where k is the sampling index, A is the amplitude of the disturbance, ω0 is the frequency of the disturbance, T is the sampling period and θ is the phase of the disturbance. Using this relationship, and knowing that A, ω0 and θ do not really remain constant, but continuously vary with disc rotation, the digital value of the feedforward control signal can be represented as follows:

u(k)=a(k)cos((ω0 kT)+b(k)sin(ω0 kT)  (EQ. 2)

The present invention is discussed herein with respect to a single-input, single-output (SISO) discrete time stochastic system. It will be appreciated that the invention is also applicable to other systems. All transfer functions and signals are expressed in the discrete time domain by using the sampling time index, k, and the unit delay operator q−1.

FIG. 8 shows a graphical representation of a typical error sensitivity function S as a function of the frequency f of a nonrepeatable runout disturbance. The frequency f is shown along the x axis 700 while error sensitivity function S is shown in dB along the y axis 702. The error sensitivity function S relates the magnitude of the position error signal arising from a nonrepeatable runout disturbance to the magnitude of the nonrepeatable runout disturbance itself. Thus the error sensitivity function can be represented as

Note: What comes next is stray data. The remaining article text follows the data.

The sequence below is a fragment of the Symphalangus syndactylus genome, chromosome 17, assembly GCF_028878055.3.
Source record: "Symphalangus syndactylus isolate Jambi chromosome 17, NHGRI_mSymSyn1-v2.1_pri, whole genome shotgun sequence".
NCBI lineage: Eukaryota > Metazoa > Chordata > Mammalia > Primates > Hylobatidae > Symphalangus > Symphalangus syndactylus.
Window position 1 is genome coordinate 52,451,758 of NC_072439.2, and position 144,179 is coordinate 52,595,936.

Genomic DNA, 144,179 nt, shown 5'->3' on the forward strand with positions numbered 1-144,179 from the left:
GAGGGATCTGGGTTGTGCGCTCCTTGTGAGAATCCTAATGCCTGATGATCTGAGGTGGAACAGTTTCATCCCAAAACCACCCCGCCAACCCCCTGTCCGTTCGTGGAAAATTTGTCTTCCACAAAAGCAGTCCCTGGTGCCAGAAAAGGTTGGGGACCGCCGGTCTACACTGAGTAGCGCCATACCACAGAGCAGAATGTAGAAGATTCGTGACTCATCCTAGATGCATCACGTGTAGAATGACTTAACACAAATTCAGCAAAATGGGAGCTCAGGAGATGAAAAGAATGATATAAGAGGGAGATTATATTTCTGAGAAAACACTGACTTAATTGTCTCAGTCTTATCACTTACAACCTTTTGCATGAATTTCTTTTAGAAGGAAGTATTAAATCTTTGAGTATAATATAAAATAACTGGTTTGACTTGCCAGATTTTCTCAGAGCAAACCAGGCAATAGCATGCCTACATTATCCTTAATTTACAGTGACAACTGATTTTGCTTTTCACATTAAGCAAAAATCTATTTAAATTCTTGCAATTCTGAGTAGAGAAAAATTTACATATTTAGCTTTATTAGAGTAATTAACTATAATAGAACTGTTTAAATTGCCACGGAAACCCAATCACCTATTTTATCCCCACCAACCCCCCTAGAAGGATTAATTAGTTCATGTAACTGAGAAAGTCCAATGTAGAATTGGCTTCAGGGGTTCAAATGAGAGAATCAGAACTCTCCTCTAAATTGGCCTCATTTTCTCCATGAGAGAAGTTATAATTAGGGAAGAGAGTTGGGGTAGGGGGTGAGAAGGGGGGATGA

S=PES/d 0  (EQ. 3)

It can be seen from FIG. 8 that below a frequency f0 the value of error sensitivity function S is below 0 dB. Above f1, S is above 0 dB. Thus, below f1, the magnitude of the NRRO disturbance is attenuated in the position error signal. Above f1, the magnitude of the NRRO disturbance is magnified in the position error signal. The value of error sensitivity function S is at a maximum at a frequency f2, above which the value of sensitivity function S rolls off and again approaches 0 dB. From FIG. 7 it can be seen that the position error signal can be represented by the following equation:

PES(k)=S(q −1)d 0(k)−P(q −1)S(q −1)u(k)  (EQ. 4)

According to an illustrative embodiment of the present invention, NRRO cancellation controller 654 puts one or more “notches” in error sensitivity function S at a frequency(s) that is determined by measuring the closed-loop frequency response of the servo loop to determine the frequency characteristics of one or more nonrepeatable runout disturbances. FIG. 9 shows a graphical representation of the same error transfer function S as depicted in FIG. 8, but with a notch 708 implemented at a center frequency f0. The notch is designed to filter out (decrease) the effect of the nonrepeatable runout disturbance on the position error signal at the center frequency f0. As a result of the notch, the magnitude of the position error signal arising from the nonrepeatable runout disturbance centered at frequency f0 is decreased.

FIG. 9 also shows the open loop gain of the servo loop as a result of the notch in the error sensitivity function. The frequency f is shown along the x axis 704 while the open-loop gain L is shown in dB along the y axis 706. The error sensitivity function S is related to the open-loop gain of the servo loop by the relation: S = 1 1 + L ( EQ . 5 )

Thus, the notch in the error sensitivity function at center frequency f0 results in an “anti-notch” 710 in the open-loop gain at the same frequency, as can be seen in FIG. 9.